6 Lessons Learned On Social Media

 Richard Sherman, Jess Estrada

(If you're not a big (American) football fan, just bear with me for the sake of this article!)

Over the weekend, four teams played for the chance to head to the Super Bowl, and one of those victorious was my home team, the Seattle Seahawks. Our most outspoken player, Richard Sherman, had an intense post-game interview directly after the game-winning play he made. That interview ignited a social media firestorm that's spawned countless articles and think pieces breaking down the interview, the public's reaction and Sherman himself. I won't go in much more detail, because there's a lot of that already out there. What's been most interesting to me in all of this is observing how people use (and sometimes abuse) social media. Hopefully some of these observations are valuable tips for you:

Think before you tweet

I wrote a whole other IFB article on this last year, but it's definitely worth repeating. Sounds like a totally obvious statement, but social media's easy accessibility opens the door to quick – and often rash – posts. So many were quick to label and judge Richard Sherman negatively because of one interview. Is there more to the story than what you're initially seeing? More often than not, there is. Think about your post before you press ‘send' – and if it's something you're second-guessing or have doubts about, it might be best not to post at all.

Restraint is key

Have you ever read someone else's Facebook update and just wanted to leave a long comment proving them wrong? That happens to me at least a dozen times every day. Sherman's fans and detractors alike have been defending their positions left and right, with tons of comment flame wars to boot. Do you really want to spend time arguing on the internet? Sometimes it's best just to observe and move on to something else you should be doing.

Words have vibrations

As a blogger and someone who works in the social media industry, I am always aware of how my tweets, status updates, Instagrams and blog posts will affect others. I represent so much more than myself – my readers, my personal brand, clients and brands I work with, family & friends are all just as susceptible to the opinions people form from my updates. Sherman apologized for the attention he took away from his teammates and their win, but owned every part of his interview. His brash self-confidence rubbed a lot of people the wrong way, and there was a lot of backlash. Are you owning the energy you're putting out there with what you say?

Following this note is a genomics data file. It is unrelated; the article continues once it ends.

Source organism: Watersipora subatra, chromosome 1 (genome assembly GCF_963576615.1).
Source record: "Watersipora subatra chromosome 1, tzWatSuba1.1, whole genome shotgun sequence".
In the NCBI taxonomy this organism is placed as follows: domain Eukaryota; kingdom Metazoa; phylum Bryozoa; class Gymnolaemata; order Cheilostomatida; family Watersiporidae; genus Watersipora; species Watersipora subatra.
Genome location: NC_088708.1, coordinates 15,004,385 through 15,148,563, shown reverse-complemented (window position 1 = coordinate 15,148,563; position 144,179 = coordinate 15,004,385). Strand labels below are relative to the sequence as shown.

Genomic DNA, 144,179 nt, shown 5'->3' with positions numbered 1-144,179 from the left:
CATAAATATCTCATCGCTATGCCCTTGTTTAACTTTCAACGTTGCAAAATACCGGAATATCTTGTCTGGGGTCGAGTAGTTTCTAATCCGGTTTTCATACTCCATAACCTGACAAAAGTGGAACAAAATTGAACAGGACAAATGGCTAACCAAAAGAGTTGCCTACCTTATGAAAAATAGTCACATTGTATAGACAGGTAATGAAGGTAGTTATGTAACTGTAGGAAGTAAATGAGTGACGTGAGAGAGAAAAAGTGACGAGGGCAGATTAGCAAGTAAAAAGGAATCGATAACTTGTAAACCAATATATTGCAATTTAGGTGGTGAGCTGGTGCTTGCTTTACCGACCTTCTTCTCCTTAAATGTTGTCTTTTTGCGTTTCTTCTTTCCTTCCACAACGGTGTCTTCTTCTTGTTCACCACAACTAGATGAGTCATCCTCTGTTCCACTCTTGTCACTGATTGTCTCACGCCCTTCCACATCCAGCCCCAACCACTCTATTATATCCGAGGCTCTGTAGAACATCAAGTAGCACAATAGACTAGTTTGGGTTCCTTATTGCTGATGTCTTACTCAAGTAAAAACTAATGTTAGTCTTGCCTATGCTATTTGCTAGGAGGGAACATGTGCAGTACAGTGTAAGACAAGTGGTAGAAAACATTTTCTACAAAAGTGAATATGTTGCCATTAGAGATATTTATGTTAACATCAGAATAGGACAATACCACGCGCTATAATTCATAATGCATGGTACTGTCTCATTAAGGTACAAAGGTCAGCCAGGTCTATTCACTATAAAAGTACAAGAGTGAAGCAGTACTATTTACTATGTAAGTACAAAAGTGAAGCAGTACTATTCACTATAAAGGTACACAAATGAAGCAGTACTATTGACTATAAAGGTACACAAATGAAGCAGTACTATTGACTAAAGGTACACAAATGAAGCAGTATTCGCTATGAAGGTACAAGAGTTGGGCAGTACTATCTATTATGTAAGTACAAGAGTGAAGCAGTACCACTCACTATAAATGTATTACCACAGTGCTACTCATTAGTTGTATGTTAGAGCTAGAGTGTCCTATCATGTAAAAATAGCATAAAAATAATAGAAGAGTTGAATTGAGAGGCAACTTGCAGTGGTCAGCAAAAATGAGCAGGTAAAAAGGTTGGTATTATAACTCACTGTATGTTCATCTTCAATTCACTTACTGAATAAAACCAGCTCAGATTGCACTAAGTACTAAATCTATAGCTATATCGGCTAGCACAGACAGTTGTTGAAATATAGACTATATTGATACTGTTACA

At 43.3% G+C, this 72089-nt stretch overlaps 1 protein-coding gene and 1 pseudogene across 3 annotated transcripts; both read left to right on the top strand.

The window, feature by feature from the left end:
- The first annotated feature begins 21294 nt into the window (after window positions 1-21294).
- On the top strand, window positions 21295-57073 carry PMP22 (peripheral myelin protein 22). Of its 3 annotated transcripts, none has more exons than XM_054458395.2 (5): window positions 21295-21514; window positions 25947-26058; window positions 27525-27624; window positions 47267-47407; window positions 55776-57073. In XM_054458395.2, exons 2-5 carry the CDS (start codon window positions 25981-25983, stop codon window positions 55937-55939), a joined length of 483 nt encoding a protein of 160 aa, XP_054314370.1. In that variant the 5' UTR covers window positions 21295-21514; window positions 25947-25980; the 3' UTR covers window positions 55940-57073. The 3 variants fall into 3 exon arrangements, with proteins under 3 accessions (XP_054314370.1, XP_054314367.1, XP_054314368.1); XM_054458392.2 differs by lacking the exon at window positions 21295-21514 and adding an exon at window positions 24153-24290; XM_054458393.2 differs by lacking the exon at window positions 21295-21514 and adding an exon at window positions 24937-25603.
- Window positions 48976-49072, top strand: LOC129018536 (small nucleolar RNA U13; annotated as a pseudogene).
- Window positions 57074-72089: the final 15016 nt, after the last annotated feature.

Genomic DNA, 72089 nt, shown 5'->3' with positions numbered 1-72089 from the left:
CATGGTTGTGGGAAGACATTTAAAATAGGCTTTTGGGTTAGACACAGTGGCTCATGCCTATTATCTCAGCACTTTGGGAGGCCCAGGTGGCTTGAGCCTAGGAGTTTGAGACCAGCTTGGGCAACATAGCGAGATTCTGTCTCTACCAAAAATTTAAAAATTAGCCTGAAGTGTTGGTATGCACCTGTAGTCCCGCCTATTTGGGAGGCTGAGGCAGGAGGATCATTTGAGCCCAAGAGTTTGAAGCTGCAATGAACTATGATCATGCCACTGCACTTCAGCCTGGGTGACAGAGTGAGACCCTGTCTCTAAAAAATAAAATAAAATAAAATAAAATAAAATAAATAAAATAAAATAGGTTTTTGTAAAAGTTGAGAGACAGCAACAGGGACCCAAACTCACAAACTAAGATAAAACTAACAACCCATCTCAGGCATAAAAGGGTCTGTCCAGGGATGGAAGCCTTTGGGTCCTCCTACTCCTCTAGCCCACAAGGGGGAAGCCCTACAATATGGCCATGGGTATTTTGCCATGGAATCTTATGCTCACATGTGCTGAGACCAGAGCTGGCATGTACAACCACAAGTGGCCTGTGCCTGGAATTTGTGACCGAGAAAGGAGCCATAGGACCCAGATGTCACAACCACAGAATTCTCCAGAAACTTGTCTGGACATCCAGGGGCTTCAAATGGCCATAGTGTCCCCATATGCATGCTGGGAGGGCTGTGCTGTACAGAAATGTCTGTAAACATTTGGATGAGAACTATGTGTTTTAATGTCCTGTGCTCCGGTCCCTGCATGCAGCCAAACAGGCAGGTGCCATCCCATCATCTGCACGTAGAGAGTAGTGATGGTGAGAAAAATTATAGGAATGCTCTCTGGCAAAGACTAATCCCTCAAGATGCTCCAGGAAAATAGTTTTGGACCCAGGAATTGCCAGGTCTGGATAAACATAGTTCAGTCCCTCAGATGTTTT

Post positive

In regards to Sherman's interview, I can't tell you how many racially-charged and derogatory tweets and posts I saw. Just awful. Why do human beings say such horrible things to each other, or about people they don't even know? Remembering that your words have vibrations, try to stay positive in what you're putting out there. I know every once in awhile, we have to air out our frustrations, but nobody wants to follow a perpetually Negative Nancy. It's easy to hurl insults or post about everything that's wrong with life. It's much harder but MUCH more worth it to share what it is you're grateful or happy for.

What do you bring to the table?

There are so many articles on this one post-game interview, deciphering it from every angle possible. Far too many articles in my opinion. Throw in a very happy city of Seattle posting their excitement about the Super Bowl, and everywhere I look is something new about Richard Sherman and the Seahawks. I'm not complaining – I'm overjoyed too! – but when I'm sharing articles, posting status updates or writing articles like this about the matter, I'm thinking about the value I'm bringing to the table. Are you contributing anything new or interesting to the conversation? What kind of audience are you speaking to? I'm betting most of you here on IFB might care less about Sherman and/or the Seahawks – and that's okay. I hope you're learning from my observations anyway!

Are you distracting yourself?

One of my favorite quotes from Tim Ferriss' The 4-Hour Work Week is “Are you inventing things to distract you from what's important?” Social media is arguably the biggest source of distraction for many. Devouring all of the Sherman interview aftermath is my latest way of distracting myself. Asking myself this question has turned my attention from useless social media updates onto something more productive time and time again.

[Image courtesy of Jess Estrada]

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5 Responses

  1. Monika Faulkner

    I’m one of those non-fans of football that you mentioned…but I’m glad I kept reading!! I really don’t know anything about the controversy surrounding Mr. Sherman (only that there was/is some controversy!) but I wholeheartedly agree with your statement about how “horrible” we human beings can be to one another. Whether in social media, traditional media (like television) or in person, we all see and hear countless examples of this every single day. I’m a rather firm believer in the “if you don’t have anything nice to say, don’t say anything at all” school of thought; but if that’s not possible, then surely there is a way to express disagreement or displeasure without being cruel. So simple…and yet, for some reason, so difficult for many of us to take to heart. I wish I had the solution!!


  2. Adrian

    What a great spin on a recent event! This article was filled with great tips. Thanks for sharing.

  3. Alex Chambers

    Social media can be a great help to boost socialization and communication via internet but each one should be responsible in using various social media networks. Thanks for sharing those helpful tips! I hope other people particularly teens will be responsible in using social networking sites in a right way.

  4. Cristina

    Check yo-self before you wreck yo-self! True about tweets! Instagram: @strugglinghipster twitter: @struglnghipster